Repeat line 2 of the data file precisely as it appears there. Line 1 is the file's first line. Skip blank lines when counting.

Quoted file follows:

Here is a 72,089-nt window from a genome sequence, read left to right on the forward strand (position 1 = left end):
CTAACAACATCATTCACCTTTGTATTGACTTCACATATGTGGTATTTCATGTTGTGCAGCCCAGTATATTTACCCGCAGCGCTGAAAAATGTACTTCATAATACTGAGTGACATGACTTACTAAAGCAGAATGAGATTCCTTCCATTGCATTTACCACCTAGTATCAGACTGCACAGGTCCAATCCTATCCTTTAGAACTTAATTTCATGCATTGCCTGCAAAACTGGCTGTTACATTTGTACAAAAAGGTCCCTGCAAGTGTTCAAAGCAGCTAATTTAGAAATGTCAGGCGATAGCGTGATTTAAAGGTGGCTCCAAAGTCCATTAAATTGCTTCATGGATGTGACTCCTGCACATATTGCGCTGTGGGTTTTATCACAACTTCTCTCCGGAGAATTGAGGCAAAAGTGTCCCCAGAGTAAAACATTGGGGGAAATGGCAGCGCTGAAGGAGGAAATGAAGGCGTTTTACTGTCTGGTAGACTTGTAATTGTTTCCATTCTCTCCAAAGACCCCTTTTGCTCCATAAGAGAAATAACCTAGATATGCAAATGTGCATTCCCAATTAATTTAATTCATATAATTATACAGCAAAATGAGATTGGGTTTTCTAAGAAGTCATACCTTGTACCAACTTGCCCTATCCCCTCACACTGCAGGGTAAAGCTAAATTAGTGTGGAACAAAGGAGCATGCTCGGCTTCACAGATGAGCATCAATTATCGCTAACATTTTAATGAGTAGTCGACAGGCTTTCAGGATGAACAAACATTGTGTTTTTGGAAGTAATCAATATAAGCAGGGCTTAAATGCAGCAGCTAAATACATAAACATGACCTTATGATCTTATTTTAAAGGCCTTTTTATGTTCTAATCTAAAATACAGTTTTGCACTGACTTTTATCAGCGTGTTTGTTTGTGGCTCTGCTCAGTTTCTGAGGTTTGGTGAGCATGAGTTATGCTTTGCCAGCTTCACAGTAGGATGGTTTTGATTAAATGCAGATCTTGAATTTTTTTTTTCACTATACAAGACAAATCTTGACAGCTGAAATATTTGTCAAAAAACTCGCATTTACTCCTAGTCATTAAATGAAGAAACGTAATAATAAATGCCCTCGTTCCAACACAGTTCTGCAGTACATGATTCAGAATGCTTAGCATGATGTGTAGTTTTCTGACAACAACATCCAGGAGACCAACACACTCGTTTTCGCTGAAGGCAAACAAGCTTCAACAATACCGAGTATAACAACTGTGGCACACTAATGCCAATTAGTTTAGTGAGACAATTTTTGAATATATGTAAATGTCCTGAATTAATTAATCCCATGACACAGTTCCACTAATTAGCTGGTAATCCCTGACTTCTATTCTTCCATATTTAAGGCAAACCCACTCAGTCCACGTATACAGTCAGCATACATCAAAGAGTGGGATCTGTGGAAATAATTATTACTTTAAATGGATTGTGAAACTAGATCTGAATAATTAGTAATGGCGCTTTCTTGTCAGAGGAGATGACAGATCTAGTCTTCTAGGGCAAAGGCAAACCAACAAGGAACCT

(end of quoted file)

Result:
CTAACAACATCATTCACCTTTGTATTGACTTCACATATGTGGTATTTCATGTTGTGCAGCCCAGTATATTTACCCGCAGCGCTGAAAAATGTACTTCATAATACTGAGTGACATGACTTACTAAAGCAGAATGAGATTCCTTCCATTGCATTTACCACCTAGTATCAGACTGCACAGGTCCAATCCTATCCTTTAGAACTTAATTTCATGCATTGCCTGCAAAACTGGCTGTTACATTTGTACAAAAAGGTCCCTGCAAGTGTTCAAAGCAGCTAATTTAGAAATGTCAGGCGATAGCGTGATTTAAAGGTGGCTCCAAAGTCCATTAAATTGCTTCATGGATGTGACTCCTGCACATATTGCGCTGTGGGTTTTATCACAACTTCTCTCCGGAGAATTGAGGCAAAAGTGTCCCCAGAGTAAAACATTGGGGGAAATGGCAGCGCTGAAGGAGGAAATGAAGGCGTTTTACTGTCTGGTAGACTTGTAATTGTTTCCATTCTCTCCAAAGACCCCTTTTGCTCCATAAGAGAAATAACCTAGATATGCAAATGTGCATTCCCAATTAATTTAATTCATATAATTATACAGCAAAATGAGATTGGGTTTTCTAAGAAGTCATACCTTGTACCAACTTGCCCTATCCCCTCACACTGCAGGGTAAAGCTAAATTAGTGTGGAACAAAGGAGCATGCTCGGCTTCACAGATGAGCATCAATTATCGCTAACATTTTAATGAGTAGTCGACAGGCTTTCAGGATGAACAAACATTGTGTTTTTGGAAGTAATCAATATAAGCAGGGCTTAAATGCAGCAGCTAAATACATAAACATGACCTTATGATCTTATTTTAAAGGCCTTTTTATGTTCTAATCTAAAATACAGTTTTGCACTGACTTTTATCAGCGTGTTTGTTTGTGGCTCTGCTCAGTTTCTGAGGTTTGGTGAGCATGAGTTATGCTTTGCCAGCTTCACAGTAGGATGGTTTTGATTAAATGCAGATCTTGAATTTTTTTTTTCACTATACAAGACAAATCTTGACAGCTGAAATATTTGTCAAAAAACTCGCATTTACTCCTAGTCATTAAATGAAGAAACGTAATAATAAATGCCCTCGTTCCAACACAGTTCTGCAGTACATGATTCAGAATGCTTAGCATGATGTGTAGTTTTCTGACAACAACATCCAGGAGACCAACACACTCGTTTTCGCTGAAGGCAAACAAGCTTCAACAATACCGAGTATAACAACTGTGGCACACTAATGCCAATTAGTTTAGTGAGACAATTTTTGAATATATGTAAATGTCCTGAATTAATTAATCCCATGACACAGTTCCACTAATTAGCTGGTAATCCCTGACTTCTATTCTTCCATATTTAAGGCAAACCCACTCAGTCCACGTATACAGTCAGCATACATCAAAGAGTGGGATCTGTGGAAATAATTATTACTTTAAATGGATTGTGAAACTAGATCTGAATAATTAGTAATGGCGCTTTCTTGTCAGAGGAGATGACAGATCTAGTCTTCTAGGGCAAAGGCAAACCAACAAGGAACCT